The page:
Prevention of endocarditis

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Editor, – As a dentist, I am particularly concerned with guidelines for the prevention of endocarditis. The new Antibiotic Guidelines1 differ from previous editions by giving only one set of recommendations for patients with cardiac lesions, which predispose them to infective endocarditis. These include congenital or rheumatic heart disease, a previous episode of endocarditis, and the presence of prosthetic heart valves. In previous editions there were guidelines for low-risk patients (those suffering from congenital or rheumatic heart disease) and for high-risk patients (those with prosthetic heart valves or a previous episode of endocarditis).2 The prophylaxis for low-risk patients was 3 g oral amoxycillin given one hour before dental treatment. For high-risk patients this was supplemented with gentamicin 2 mg/kg.

In the new edition the dose of amoxycillin is reduced to 2 g and there is no additional drug for high-risk patients. I am unhappy about the omission of the category of high-risk patients because I am aware of three cases where oral amoxycillin failed to prevent the occurrence of endocarditis. A recent British paper3 continues to advocate a supplementary antibiotic for high-risk patients.

The editors of the Antibiotic Guidelines do not explain these changes. They state 'Consensus is currently changing and these recommendations are based upon current international practice'. It would seem that on the whole the guidelines of the American Heart Association4 were followed. Would it not be more logical to base the new recommendations on an analysis of case histories? One way of approaching this difficult subject would be by analysing instances where previous recommendations for prevention had failed. Unfortunately there is no central body responsible for listing such failures. The last such study5 was published in 1982. We can only ascertain whether the prophylactic measures suggested by various authorities are effective or not, if records are kept.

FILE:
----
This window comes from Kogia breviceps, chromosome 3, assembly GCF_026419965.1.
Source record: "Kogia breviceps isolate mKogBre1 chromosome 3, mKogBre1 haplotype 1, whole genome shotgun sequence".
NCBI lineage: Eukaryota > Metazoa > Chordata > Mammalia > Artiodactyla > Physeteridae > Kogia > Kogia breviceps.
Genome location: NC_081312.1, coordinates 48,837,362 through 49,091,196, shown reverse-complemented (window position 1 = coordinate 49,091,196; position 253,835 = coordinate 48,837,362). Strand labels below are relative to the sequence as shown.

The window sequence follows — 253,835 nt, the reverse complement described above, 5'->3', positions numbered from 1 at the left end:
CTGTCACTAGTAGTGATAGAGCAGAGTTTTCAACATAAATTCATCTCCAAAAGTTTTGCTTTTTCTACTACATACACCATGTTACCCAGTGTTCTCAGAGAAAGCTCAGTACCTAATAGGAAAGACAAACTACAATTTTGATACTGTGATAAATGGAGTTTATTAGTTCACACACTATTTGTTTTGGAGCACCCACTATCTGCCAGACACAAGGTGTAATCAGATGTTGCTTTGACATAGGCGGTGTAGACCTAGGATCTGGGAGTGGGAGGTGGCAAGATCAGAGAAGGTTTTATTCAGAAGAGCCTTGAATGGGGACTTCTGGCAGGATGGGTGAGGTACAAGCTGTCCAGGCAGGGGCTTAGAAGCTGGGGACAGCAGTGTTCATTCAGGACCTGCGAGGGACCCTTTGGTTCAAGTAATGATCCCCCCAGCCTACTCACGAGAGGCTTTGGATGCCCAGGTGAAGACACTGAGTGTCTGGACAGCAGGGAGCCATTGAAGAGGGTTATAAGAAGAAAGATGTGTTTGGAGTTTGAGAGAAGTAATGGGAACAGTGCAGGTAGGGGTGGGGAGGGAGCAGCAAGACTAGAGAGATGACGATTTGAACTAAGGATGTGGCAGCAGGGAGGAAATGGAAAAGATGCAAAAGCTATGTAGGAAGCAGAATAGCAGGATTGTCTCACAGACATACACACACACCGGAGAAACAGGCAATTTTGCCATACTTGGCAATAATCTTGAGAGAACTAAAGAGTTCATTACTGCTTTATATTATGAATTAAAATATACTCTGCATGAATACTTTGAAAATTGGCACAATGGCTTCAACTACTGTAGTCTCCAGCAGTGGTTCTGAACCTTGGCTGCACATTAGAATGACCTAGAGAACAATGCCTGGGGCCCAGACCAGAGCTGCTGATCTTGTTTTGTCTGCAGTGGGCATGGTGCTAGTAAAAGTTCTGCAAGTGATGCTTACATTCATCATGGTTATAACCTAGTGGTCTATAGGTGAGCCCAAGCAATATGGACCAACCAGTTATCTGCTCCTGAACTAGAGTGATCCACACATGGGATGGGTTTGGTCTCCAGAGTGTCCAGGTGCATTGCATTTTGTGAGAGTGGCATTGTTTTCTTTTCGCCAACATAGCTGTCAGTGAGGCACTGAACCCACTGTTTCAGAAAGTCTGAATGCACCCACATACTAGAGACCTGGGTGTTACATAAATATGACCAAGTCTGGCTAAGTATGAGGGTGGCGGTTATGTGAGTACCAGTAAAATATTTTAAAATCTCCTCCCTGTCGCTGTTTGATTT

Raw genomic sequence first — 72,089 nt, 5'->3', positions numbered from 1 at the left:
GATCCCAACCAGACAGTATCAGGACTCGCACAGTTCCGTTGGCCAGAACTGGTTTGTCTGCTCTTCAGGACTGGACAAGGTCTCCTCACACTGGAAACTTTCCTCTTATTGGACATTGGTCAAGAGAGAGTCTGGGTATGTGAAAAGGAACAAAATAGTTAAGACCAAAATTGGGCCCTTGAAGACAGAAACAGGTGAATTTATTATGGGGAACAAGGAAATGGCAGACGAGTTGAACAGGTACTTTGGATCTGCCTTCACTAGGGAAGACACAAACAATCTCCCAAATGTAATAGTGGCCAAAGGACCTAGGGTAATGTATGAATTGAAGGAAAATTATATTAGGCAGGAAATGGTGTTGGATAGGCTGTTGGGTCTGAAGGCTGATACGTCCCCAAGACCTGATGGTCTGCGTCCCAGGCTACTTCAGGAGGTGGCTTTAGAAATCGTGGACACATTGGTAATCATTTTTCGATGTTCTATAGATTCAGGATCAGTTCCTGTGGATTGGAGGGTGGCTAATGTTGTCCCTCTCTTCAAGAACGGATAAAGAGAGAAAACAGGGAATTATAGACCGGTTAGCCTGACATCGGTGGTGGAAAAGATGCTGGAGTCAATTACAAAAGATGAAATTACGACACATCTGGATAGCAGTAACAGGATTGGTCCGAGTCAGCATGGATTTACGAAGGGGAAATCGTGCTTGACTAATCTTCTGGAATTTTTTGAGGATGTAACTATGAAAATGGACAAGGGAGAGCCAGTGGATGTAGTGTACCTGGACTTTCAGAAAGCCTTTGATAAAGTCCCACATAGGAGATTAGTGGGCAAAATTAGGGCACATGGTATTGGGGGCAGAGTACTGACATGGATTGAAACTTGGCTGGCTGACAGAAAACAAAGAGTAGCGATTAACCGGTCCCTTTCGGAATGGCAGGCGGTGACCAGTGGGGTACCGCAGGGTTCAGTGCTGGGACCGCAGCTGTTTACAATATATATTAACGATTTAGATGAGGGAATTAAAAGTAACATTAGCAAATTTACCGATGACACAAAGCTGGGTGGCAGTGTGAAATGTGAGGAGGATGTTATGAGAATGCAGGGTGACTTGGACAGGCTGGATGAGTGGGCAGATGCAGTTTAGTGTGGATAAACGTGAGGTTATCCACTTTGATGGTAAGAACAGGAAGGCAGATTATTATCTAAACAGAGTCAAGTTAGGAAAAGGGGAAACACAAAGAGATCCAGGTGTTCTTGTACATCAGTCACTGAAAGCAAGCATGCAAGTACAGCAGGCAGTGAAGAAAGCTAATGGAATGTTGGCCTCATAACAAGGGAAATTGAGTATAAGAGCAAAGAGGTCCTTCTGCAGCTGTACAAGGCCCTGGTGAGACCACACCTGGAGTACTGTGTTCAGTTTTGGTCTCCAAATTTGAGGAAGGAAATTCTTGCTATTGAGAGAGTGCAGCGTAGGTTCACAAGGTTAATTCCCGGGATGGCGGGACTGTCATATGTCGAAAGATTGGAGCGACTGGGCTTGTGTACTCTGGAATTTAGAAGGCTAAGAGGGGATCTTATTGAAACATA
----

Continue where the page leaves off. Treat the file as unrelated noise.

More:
It is unfortunate that guidelines for the prevention of endocarditis differ from country to country. I agree with the suggestion that we should have uniform guidelines throughout the world.6

E.H. Ehrmann
Senior Fellow
School of Dental Science
Faculty of Medicine, Dentistry and Health Science
University of Melbourne

Professor W. John Spicer, Chairman, and Dr David Looke, Member, Writing Group for Antibiotic Guidelines, comment:

We empathise with Dr Ehrmann's difficulties. These difficulties stem from one currently insuperable problem in writing guidelines for endocarditis prophylaxis; there are no accurate, quantitative data on:

  • the risks of particular procedures
  • the risks of particular cardiac lesions
  • the results of particular antibiotic regimens.

The Antibiotic Guidelines have been evidence-based for over 20 years, but in endocarditis prophylaxis, the evidence is like the Dead Sea Scrolls. It is fragmentary, imperfect, capable of various interpretations, or (mainly) missing!

Another problem in countries like Australia is that it is difficult logically or medicolegally to differ from major overseas guidelines when there are no data to show whether the outcomes of a different Australian recommendation would be similar, better or worse.

To address Dr Ehrmann's specific difficulties:

There is no good evidence to continue the practice of low-risk/high-risk stratification.

Three grams of amoxycillin was recommended originally simply because of the availability of that formulation. Pharmacokinetic data show that 2 g is enough. Certainly, 3 g is too much for some patients to tolerate. Whether or not a second dose would prevent endocarditis not prevented by a single dose, is pure conjecture.

There is no good evidence that gentamicin is necessary or effective in prophylaxis (as distinct from treatment). We have therefore moved towards the American and British recommendations.

Dr Ehrmann's comments are welcome and constructive. In this area with so little hard evidence, opinion must be gathered, weighed and synthesised into coherent recommendations. Variation is acceptable if good reasons and particular circumstances exist. Compromise is inevitable, and disagreement predictable.